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Clark1409

New bass fisherman looking for advice

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Hey guys,

 

So I am completely new to bass fishing. I’ve dabbled in fishing before but never learned the real techniques so recently I’ve been trying to learn everything about  fishing from scratch. So far I’ve learned knots, got a spinner pole(for now), and bought some tackle. My question for you guys is what are the basic techniques for bank fishing. What techniques should I try to learn and “master” first. There is a lot to learn before and it’s pretty overwhelming so I want to learn the basics first and go from there. If there is already a thread for this already please send me that way I’m new here so I’m still learning the ropes.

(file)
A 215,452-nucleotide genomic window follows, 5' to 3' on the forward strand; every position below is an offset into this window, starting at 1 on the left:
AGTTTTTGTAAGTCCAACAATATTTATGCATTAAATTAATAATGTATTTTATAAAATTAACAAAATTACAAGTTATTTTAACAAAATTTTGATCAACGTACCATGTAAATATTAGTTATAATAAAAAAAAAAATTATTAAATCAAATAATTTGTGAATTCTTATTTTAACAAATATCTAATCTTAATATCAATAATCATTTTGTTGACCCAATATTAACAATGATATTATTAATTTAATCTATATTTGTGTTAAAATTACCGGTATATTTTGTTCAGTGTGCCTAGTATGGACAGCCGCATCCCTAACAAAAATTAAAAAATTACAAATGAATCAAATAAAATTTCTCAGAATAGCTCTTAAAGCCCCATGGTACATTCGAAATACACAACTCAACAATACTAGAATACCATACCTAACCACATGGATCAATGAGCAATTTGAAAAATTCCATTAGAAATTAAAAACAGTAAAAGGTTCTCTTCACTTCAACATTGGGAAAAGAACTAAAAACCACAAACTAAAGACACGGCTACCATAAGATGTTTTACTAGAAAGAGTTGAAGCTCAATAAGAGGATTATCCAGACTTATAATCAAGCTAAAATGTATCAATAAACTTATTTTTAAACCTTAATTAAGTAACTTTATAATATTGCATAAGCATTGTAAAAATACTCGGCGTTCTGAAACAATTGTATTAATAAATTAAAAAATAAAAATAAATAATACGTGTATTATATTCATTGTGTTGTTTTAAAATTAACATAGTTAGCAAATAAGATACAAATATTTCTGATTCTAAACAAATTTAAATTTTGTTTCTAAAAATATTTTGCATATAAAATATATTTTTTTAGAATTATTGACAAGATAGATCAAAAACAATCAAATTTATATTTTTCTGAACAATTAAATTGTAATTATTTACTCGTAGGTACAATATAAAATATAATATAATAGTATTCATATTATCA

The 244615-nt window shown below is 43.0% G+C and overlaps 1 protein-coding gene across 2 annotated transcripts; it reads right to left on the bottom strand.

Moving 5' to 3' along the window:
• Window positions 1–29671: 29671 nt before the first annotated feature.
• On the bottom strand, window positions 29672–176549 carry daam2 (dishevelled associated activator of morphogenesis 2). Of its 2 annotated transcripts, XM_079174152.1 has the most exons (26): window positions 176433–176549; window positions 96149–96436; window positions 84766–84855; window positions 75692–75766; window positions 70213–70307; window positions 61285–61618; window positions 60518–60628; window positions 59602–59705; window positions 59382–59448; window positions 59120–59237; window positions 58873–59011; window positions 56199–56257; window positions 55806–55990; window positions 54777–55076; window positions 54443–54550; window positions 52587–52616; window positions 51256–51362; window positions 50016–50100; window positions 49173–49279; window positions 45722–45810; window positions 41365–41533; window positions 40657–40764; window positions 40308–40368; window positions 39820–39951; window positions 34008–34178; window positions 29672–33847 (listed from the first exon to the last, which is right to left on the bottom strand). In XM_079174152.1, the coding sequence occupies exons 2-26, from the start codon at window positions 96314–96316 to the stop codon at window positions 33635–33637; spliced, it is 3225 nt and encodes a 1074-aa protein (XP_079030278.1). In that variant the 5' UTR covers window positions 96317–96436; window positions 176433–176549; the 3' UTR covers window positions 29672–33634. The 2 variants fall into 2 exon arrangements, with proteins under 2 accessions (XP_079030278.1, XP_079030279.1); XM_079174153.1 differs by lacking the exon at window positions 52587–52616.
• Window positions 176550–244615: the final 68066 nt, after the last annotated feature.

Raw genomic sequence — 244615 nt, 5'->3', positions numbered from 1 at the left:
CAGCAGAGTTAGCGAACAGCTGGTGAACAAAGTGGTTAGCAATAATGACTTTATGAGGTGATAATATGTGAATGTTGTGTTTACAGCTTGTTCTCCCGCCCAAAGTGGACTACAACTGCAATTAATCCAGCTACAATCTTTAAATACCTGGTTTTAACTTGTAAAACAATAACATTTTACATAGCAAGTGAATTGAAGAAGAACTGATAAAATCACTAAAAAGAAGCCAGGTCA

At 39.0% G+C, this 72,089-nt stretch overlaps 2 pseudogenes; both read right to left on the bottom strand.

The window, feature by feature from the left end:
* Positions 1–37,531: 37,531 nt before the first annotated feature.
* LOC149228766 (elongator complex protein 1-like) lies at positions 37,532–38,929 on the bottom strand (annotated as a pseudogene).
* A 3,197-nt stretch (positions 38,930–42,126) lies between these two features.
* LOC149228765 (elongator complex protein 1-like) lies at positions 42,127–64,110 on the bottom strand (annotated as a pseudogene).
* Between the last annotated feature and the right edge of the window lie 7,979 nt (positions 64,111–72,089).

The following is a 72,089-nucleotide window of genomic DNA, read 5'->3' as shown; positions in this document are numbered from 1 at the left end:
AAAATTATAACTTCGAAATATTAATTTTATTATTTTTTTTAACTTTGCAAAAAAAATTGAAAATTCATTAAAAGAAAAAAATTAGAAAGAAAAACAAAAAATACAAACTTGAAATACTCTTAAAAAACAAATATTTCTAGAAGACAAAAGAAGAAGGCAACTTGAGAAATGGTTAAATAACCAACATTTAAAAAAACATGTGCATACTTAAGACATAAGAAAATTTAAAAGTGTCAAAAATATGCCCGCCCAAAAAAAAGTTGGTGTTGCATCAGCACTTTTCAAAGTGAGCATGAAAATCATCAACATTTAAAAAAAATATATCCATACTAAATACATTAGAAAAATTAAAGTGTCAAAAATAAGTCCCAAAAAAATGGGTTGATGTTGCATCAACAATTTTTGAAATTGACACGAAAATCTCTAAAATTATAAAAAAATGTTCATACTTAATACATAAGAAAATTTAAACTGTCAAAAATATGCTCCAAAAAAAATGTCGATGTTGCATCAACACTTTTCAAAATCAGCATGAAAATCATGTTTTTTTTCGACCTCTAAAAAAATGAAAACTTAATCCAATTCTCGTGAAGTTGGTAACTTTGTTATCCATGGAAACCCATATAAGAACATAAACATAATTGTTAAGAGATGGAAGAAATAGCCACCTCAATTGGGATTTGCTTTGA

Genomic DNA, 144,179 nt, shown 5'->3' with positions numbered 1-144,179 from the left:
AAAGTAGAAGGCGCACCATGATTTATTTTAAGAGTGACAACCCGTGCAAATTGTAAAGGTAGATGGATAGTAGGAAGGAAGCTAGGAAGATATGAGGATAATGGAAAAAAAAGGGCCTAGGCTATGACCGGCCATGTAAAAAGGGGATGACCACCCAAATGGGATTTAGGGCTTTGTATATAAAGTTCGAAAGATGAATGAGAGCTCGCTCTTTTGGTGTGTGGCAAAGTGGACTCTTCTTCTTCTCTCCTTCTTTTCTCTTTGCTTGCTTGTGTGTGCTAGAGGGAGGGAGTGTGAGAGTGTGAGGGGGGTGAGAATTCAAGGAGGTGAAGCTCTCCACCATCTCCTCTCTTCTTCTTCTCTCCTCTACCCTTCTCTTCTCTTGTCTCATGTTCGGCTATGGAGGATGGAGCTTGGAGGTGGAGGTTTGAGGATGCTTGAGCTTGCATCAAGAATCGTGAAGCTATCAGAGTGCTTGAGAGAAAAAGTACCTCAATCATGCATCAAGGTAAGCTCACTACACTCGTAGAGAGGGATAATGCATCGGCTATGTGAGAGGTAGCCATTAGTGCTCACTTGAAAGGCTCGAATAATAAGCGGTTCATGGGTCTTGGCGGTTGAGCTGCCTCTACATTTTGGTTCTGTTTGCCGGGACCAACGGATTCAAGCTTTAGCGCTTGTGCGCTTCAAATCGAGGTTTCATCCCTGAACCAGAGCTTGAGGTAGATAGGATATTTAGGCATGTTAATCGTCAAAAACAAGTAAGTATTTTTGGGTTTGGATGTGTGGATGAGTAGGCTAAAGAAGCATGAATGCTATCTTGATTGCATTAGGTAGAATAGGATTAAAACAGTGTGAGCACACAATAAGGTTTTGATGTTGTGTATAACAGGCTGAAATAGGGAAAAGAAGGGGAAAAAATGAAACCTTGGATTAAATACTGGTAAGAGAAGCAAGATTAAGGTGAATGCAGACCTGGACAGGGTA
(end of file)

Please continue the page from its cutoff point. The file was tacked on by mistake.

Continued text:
Thanks guys!

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The Bass Resource Articles section has everything you need to know & more; so much more !

That makes it a Great Place to Start.

https://www.bassresource.com/how-to-fish/

:smiley:

A-Jay

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Can you better define your rod, reel and line? Rod and reel make model number, line type with # test.

Tom

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A great starting point that catches fish is a 6'6 to 7 ft medium power, fast action rod and a spinning reel (or baitcasting reel if you prefer, check the youtube for the differences and tradeoffs). $50 to $100 should buy you a decent rod, and same for a decent reel. Put 10 lb mono line on it, tie on a 1/4 oz bullet weight followed by a 3/0 hook and a Texas rigged 4 inch soft plastic worm. Bring needle nose pliers in case you need help removing the hook and, if you can, foreceipts (in case you deep hook one, you can go through the gills to remove the hook). Set the hook fast. If you wait too long you risk deep hooking the fish (harder to release). 

 

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I second @A-Jay's suggestion of the articles on the site.

 

Found many very helpful over the years either as a refresh or for